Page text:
- More than 20 percent of all children who receive heart surgery are re-admitted to the hospital within a month of their operation, costing the US health system hundreds of millions in largely avoidable expenses.
- Biomarkers of acute kidney injury remain elevated for a surprisingly long time after children receive cardiac surgery.
- In children and teens with Duchenne muscular dystrophy, declining cardiac function is less related to advancing age and more directly related to scar formation.
These are three of several new findings presented by researchers from Cincinnati Children's during the American College of Cardiology (ACC) scientific conference, held March 9-11 in San Francisco.
In the readmission study, Samuel Hanke, MD, a pediatric cardiology fellow at the Heart Institute at Cincinnati Children’s, reports that the five-year economic impact of readmitting children after heart surgery adds up to about $500 million.
The study reflects data from more than 53,000 patients discharged from 42 hospitals between 2006 and 2011.
“Readmission rates are on par to those of adult heart failure and myocardial infarction,” Hanke says. “There is significant opportunity for quality improvement efforts, which will result in improved patient care transitions and decreased health care charges.”
In the Duchenne study, Animesh Tandon, MD, also a pediatric cardiology fellow at the Heart Institute, reports that loss of heart function caused by the disease was linked to scar tissue formation, which does not always track with age.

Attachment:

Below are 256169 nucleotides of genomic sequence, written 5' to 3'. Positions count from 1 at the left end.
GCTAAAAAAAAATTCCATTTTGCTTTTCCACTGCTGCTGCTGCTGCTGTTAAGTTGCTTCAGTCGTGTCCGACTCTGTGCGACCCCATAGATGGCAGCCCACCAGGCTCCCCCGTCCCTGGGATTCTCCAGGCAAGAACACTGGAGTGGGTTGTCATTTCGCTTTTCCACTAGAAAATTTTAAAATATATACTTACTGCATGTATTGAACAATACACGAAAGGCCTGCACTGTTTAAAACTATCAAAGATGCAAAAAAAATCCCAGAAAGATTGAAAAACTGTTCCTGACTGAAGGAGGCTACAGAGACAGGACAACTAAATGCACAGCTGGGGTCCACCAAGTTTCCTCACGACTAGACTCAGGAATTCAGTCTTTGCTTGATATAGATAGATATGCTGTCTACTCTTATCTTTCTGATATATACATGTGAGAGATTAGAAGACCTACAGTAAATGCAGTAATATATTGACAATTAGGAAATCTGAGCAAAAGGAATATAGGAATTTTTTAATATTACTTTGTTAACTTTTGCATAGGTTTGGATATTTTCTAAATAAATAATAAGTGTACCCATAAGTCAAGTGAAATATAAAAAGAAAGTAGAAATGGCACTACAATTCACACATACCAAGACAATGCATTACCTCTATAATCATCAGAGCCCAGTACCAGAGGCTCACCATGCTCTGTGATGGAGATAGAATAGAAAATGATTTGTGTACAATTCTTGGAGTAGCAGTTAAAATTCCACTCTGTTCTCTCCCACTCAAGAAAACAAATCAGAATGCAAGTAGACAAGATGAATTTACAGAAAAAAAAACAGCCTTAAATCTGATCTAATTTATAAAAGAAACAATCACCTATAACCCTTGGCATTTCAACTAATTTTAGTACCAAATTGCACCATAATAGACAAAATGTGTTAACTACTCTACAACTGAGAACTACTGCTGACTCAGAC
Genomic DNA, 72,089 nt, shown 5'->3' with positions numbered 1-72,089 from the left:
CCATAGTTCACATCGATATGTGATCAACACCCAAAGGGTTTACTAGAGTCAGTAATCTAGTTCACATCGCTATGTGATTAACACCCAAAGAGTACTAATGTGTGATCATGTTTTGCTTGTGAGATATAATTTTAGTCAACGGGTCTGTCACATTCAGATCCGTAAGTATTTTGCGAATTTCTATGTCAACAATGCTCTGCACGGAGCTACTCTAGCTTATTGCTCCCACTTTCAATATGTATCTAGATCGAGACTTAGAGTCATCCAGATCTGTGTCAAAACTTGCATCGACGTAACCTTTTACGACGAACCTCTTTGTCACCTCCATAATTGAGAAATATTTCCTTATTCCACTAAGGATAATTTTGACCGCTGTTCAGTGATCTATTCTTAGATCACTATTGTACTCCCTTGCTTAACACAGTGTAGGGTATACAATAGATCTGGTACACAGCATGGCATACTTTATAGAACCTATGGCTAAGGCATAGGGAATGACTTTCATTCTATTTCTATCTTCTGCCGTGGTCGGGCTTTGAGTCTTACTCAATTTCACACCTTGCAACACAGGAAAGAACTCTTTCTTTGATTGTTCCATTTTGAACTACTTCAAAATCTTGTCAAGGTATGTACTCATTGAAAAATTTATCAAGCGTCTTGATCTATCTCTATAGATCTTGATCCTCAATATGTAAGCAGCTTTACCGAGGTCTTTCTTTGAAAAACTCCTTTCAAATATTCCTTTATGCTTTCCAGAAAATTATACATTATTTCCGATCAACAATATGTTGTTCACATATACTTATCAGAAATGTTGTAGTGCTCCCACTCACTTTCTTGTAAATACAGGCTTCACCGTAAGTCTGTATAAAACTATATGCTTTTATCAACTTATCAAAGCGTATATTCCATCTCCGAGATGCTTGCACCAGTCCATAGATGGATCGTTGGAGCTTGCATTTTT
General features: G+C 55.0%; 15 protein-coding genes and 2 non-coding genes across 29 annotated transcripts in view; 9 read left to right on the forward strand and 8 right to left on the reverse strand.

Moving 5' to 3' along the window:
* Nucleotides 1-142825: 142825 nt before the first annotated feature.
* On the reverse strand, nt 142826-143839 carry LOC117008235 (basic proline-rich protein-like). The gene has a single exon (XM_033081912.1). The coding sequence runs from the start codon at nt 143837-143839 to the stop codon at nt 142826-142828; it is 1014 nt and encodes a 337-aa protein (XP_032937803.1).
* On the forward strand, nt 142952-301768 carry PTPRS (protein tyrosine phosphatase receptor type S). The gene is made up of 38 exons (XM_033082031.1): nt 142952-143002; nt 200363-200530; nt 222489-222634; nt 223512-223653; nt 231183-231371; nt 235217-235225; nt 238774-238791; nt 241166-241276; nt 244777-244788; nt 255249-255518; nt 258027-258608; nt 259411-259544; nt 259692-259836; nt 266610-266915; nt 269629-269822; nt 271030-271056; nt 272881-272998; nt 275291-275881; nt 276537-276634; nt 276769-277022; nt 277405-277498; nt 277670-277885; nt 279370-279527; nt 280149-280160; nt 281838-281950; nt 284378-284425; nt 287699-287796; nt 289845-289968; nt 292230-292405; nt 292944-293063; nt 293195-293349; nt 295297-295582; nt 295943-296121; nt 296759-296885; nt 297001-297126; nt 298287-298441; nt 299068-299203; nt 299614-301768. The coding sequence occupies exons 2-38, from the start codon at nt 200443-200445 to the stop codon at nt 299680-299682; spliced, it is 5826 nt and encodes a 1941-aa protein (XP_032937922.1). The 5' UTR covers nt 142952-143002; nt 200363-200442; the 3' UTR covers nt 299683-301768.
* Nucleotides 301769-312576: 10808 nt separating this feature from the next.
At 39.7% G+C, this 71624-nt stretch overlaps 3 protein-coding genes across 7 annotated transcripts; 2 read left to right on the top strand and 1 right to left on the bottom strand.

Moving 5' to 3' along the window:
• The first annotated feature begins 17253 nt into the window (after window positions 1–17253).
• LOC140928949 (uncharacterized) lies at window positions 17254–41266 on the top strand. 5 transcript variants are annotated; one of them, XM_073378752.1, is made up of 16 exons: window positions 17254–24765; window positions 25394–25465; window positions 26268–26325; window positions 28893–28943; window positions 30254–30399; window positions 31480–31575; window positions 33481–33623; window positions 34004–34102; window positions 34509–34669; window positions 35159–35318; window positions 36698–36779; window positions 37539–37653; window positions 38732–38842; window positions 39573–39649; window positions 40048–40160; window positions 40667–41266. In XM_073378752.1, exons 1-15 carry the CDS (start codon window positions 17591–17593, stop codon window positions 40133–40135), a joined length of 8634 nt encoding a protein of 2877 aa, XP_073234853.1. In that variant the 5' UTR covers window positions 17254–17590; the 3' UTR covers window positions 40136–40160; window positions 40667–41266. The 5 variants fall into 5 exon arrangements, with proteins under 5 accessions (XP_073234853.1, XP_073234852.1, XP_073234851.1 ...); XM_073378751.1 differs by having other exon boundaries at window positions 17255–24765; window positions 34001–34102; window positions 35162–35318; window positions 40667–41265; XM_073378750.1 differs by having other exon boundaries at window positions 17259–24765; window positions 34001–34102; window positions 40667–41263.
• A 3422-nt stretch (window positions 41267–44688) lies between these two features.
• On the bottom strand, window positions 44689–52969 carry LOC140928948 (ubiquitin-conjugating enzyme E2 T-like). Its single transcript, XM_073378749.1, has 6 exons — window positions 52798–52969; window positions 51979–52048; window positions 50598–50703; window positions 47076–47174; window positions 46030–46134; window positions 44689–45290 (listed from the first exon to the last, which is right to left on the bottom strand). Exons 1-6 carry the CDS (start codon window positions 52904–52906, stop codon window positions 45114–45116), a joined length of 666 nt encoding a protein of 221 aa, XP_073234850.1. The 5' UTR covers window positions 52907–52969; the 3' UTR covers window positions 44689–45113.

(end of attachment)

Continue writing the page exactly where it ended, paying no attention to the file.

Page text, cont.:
“This is important because this means we should look for scarring in the heart routinely, and we should continue to investigate whether medications that can reduce scarring might help slow down some of the cardiac dysfunction that can develop in these patients,” Tandon says.
In the biomarker study, David Cooper, MD, MPH, reports that urinary biomarkers of acute kidney injury remain elevated long after cardiac surgery, potentially indicating a risk of long-term, chronic kidney disease.
“The significance of the biomarkers remaining elevated this far out is unknown,” Cooper says. “However, we hypothesize that it represents evidence of ongoing, subclinical kidney injury (inflammatory and structural). Without enough follow-up, some of these patients will likely develop clinical evidence of chronic kidney disease.”
For more details about these and other pediatric cardiology research findings, search the ACC.13 website.